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RE: [css3-writing-modes] A report from a meeting w/Japanese publishing group

From: Koji Ishii <kojiishi@gluesoft.co.jp>
Date: Mon, 16 Jan 2012 00:13:23 -0500
To: Brady Duga <duga@ljug.com>, koba <koba@antenna.co.jp>
CC: MURATA Makoto <eb2m-mrt@asahi-net.or.jp>, "www-style@w3.org" <www-style@w3.org>
Message-ID: <A592E245B36A8949BDB0A302B375FB4E0D3297C724@MAILR001.mail.lan>
Kobayashi-san and I have different opinions here.

A bit of history in this area; before the Unicode, the rule which glyph to show upright and which sideways by default was pretty clear, and it was interoperable across applications and OSes. In late '90, Unicode was introduced, and we found out that the logic we used to no longer works in Unicode. Most software I know went to rely on font information to solve the problem, but since many did it slightly differently, we lost interoperability.

Now, during the development of CSS Writing Modes, fantasai and John pointed out that the interoperability of glyph orientation is important. I have forgotten of its importance for decades but agree that it is important, so we're trying to solve the problem.

In addition, CSS has different requirements from those applications (wants to split runs before font is determined,) so we can't use similar method. It's a bit of challenge, but I think it's very valuable to solve the issue that way, since it gives interoperability across applications. Today, for example, Word and PowerPoint are not interoperable in this area.

The Writing Modes module defines two things:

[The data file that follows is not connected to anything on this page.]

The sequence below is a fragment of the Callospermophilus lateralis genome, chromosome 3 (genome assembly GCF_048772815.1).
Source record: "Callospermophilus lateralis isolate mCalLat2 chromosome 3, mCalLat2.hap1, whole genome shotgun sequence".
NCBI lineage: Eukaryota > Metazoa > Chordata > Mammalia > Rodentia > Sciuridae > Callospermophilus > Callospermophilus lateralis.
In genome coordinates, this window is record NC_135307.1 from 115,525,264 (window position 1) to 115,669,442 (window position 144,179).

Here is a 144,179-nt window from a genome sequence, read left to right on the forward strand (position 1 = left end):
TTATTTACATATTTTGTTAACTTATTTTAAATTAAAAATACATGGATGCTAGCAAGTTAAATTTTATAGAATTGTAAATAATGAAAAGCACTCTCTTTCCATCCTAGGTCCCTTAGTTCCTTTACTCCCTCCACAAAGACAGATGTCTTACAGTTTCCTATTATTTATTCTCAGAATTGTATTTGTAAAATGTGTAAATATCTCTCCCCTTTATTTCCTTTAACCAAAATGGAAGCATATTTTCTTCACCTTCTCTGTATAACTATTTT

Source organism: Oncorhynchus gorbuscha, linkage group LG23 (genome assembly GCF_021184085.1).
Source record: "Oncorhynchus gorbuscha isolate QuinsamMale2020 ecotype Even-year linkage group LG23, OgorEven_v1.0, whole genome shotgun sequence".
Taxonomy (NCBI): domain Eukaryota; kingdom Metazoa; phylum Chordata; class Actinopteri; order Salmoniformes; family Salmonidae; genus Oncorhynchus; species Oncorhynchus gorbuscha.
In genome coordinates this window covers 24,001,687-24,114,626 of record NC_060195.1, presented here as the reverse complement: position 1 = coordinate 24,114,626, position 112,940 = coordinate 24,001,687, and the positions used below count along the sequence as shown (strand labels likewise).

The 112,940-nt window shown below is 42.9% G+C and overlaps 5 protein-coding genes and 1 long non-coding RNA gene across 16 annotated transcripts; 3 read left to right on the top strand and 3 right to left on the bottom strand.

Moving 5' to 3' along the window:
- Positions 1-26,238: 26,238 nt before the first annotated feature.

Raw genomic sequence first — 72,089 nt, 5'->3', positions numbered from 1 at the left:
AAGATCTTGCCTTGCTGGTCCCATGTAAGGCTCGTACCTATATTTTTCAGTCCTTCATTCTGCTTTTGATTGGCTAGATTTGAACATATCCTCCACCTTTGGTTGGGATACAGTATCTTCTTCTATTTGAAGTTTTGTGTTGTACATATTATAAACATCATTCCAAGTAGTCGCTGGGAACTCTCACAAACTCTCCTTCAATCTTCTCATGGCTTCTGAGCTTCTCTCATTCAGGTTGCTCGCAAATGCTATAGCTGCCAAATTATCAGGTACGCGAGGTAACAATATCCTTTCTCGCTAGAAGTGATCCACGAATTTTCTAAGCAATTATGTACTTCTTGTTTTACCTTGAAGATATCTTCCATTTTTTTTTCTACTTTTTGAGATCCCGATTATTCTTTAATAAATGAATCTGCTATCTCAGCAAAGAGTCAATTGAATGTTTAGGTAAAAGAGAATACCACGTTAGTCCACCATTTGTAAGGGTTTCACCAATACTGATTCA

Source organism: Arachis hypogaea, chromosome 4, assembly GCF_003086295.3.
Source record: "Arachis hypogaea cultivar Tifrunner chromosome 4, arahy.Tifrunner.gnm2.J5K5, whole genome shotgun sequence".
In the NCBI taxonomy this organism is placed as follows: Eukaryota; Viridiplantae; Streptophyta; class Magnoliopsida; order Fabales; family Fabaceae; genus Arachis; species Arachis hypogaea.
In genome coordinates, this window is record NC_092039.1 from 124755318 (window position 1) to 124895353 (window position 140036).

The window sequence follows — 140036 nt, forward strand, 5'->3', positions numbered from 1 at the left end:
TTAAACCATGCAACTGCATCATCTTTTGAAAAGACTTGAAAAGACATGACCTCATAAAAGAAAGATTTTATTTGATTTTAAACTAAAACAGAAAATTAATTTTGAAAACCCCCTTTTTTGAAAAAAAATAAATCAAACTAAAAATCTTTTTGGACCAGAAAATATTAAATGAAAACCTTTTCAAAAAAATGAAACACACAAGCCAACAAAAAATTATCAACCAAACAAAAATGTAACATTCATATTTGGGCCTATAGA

1.    The default orientation of each code point

2.    How authors can change its default orientation by applying styles

We're trying to solve 2nd issue in CSS Writing Modes, and 1st issue in Unicode.

The default orientation is hard to solve though, especially for symbols and punctuation since you can find both (upright and sideways) usage in real world, and either way we define, we could find weird cases where the opposite works good. So it's matter of which use cases you would put priority on, and that makes the discussion hard.

Kadokawa is a big professional company, so they can develop a tool to wrap characters whose default orientation are differ from their expectation with <span>s and apply text-orientation property, so they just want the spec/behavior stable early.

But still we need to come up with some reasonable default orientation for other, regular authors, and that's what people working on UTR#50 are doing.


From: bradyduga@gmail.com [mailto:bradyduga@gmail.com] On Behalf Of Brady Duga
Sent: Monday, January 16, 2012 4:46 AM
To: koba
Cc: MURATA Makoto; www-style@w3.org
Subject: Re: [css3-writing-modes] A report from a meeting w/Japanese publishing group

Thank you for the detail on all these items. It's very helpful for me in understanding the issues. My final comment was referring to the original message in this thread. Specifically:

"They also mentioned that the glyph orientation in vertical text flow is one of the issues they are looking into, which is one of the hottest topic in writing-modes[3] and UTR#50[4]."